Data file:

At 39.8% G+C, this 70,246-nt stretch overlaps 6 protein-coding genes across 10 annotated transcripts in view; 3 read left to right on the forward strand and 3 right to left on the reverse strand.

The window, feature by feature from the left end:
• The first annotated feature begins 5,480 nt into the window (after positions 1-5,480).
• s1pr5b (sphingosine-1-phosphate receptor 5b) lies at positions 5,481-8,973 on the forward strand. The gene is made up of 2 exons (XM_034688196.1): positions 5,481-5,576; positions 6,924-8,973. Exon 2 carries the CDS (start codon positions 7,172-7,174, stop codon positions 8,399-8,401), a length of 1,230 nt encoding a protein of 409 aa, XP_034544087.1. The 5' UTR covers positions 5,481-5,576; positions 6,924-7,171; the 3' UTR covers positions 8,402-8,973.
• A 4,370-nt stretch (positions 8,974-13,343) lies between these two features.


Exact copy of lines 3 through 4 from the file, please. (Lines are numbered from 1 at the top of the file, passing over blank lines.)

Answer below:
• The first annotated feature begins 5,480 nt into the window (after positions 1-5,480).
• s1pr5b (sphingosine-1-phosphate receptor 5b) lies at positions 5,481-8,973 on the forward strand. The gene is made up of 2 exons (XM_034688196.1): positions 5,481-5,576; positions 6,924-8,973. Exon 2 carries the CDS (start codon positions 7,172-7,174, stop codon positions 8,399-8,401), a length of 1,230 nt encoding a protein of 409 aa, XP_034544087.1. The 5' UTR covers positions 5,481-5,576; positions 6,924-7,171; the 3' UTR covers positions 8,402-8,973.